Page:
Prospective Cohort Study of the Tolerability of Prosthetic Joint Infection Empirical Antimicrobial Therapy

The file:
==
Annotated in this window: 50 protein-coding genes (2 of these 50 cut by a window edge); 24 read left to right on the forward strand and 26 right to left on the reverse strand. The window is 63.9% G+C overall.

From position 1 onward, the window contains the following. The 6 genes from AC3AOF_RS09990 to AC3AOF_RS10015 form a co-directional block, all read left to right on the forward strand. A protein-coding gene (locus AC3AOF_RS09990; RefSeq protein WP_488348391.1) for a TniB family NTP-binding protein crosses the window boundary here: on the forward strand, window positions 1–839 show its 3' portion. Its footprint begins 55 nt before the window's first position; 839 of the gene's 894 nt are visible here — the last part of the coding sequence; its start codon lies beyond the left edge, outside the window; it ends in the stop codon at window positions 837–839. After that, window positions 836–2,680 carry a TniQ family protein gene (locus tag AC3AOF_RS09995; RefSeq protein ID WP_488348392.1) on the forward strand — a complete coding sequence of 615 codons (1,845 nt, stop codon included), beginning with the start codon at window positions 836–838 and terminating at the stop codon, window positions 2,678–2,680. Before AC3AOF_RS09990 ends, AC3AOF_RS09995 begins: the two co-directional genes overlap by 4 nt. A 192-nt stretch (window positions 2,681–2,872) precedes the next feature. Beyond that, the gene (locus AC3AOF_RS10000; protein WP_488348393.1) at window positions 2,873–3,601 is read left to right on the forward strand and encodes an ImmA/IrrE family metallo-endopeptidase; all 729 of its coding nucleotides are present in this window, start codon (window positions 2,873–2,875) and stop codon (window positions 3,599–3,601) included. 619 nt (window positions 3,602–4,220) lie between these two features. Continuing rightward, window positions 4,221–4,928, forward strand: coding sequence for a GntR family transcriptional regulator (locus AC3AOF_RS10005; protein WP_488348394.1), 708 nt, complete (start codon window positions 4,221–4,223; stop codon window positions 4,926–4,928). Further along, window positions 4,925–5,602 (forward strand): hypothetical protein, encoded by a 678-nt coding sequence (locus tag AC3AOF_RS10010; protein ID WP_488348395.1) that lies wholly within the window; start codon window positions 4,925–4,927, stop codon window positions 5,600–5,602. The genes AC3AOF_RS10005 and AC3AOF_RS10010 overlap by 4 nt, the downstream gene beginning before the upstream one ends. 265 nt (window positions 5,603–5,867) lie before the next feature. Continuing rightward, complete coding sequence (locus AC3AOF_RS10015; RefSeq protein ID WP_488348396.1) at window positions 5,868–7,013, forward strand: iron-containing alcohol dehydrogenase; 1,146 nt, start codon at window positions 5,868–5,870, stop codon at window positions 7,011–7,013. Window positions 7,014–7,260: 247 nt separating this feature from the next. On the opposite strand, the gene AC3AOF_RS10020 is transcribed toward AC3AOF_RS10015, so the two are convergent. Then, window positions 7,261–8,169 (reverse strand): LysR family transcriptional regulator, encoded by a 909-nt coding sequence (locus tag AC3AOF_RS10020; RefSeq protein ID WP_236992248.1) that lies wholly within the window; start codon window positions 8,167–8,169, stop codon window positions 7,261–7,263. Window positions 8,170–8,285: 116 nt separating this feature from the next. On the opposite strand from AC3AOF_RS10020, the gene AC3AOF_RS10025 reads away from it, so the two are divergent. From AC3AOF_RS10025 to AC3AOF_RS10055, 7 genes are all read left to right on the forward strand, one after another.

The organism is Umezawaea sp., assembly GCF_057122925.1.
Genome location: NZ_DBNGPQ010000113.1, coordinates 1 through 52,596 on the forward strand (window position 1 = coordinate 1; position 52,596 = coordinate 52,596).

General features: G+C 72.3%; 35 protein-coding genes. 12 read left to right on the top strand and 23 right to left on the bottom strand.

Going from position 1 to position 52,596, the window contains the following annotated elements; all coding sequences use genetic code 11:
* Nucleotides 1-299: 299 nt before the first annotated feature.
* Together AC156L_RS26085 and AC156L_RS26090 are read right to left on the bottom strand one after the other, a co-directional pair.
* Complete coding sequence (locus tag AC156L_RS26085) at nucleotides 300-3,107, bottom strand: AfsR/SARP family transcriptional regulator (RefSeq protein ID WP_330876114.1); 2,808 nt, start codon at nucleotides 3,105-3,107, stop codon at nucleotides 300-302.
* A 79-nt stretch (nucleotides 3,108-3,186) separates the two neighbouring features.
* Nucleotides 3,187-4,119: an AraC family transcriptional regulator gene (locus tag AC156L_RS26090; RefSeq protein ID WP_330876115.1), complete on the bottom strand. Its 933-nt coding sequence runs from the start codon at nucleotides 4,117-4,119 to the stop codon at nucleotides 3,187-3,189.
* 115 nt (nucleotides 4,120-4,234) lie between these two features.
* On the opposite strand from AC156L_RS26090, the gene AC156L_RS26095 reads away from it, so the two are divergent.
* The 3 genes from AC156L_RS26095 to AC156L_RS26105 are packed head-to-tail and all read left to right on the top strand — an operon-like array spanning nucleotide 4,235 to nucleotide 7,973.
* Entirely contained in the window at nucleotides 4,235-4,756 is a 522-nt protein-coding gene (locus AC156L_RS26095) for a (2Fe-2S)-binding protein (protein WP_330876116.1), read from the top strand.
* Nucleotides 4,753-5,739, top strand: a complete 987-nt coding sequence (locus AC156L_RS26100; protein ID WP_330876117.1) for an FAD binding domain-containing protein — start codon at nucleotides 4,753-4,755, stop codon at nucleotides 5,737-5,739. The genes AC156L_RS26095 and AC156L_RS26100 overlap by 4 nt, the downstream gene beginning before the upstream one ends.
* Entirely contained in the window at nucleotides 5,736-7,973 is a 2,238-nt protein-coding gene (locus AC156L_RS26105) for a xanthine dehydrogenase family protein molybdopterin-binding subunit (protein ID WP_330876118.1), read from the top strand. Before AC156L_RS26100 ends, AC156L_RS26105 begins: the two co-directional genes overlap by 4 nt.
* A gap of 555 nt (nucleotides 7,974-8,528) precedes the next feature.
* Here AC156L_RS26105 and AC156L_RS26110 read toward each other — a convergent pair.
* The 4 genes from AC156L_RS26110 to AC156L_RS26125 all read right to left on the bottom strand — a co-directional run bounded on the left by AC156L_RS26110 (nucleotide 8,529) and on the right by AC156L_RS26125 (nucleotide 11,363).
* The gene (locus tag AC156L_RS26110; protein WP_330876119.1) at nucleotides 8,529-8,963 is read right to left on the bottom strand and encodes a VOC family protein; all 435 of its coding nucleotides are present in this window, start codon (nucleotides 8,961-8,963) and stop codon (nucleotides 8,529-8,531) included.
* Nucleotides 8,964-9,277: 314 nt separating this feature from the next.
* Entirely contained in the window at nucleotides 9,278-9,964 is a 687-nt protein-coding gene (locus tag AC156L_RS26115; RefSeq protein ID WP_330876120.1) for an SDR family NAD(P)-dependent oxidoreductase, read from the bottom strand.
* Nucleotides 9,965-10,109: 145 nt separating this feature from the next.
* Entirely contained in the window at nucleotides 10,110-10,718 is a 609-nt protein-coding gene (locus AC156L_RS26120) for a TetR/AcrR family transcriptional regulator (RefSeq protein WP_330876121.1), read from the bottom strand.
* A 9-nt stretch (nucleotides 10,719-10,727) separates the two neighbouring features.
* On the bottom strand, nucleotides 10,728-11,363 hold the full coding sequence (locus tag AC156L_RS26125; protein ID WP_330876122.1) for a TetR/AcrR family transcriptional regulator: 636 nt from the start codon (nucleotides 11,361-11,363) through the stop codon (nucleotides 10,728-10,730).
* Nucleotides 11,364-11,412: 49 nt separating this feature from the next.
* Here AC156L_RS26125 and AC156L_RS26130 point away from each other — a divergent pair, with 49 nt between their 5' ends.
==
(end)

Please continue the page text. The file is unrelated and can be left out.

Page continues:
The empirical use of vancomycin in combination with a broad-spectrum beta-lactam is currently recommended after the initial surgery of prosthetic joint infection (PJI). However, the tolerability of such high-dose intravenous regimens is poorly known. Adult patients receiving an empirical antimicrobial therapy (EAT) for a PJI were enrolled in a prospective cohort study (2011 to 2016). EAT-related adverse events (AE) were described according to the common terminology criteria for AE (CTCAE), and their determinants were assessed by logistic regression and Kaplan-Meier curve analysis. The EAT of the 333 included patients (median age, 69.8 years; interquartile range [IQR], 59.3 to 79.1 years) mostly relies on vancomycin (n = 229, 68.8%), piperacillin-tazobactam (n = 131, 39.3%), and/or third-generation cephalosporins (n = 50, 15%). Forty-two patients (12.6%) experienced an EAT-related AE. Ten (20.4%) AE were severe (CTCAE grade ≥ 3). The use of vancomycin (odds ratio [OR], 6.9; 95% confidence interval [95%CI], 2.1 to 22.9), piperacillin-tazobactam (OR, 3.7; 95%CI, 1.8 to 7.2), or the combination of both (OR, 4.1; 95%CI, 2.1 to 8.2) were the only AE predictors. Acute kidney injury (AKI) was the most common AE (n = 25; 51.0% of AE) and was also associated with the use of the vancomycin and piperacillin-tazobactam combination (OR, 6.7; 95%CI, 2.6 to 17.3). A vancomycin plasma overexposure was noted in nine (37.5%) of the vancomycin-related AKIs only. Other vancomycin-based therapies were significantly less at risk for AE and AKI. The EAT of PJI is associated with an important rate of AE, linked with the use of the vancomycin and the piperacillin-tazobactam combination. These results corroborate recent findings suggesting a synergic toxicity of these drugs in comparison to vancomycin-cefepime, which remains to be evaluated in PJI. (This study has been registered at ClinicalTrials.gov under identifier NCT03010293.).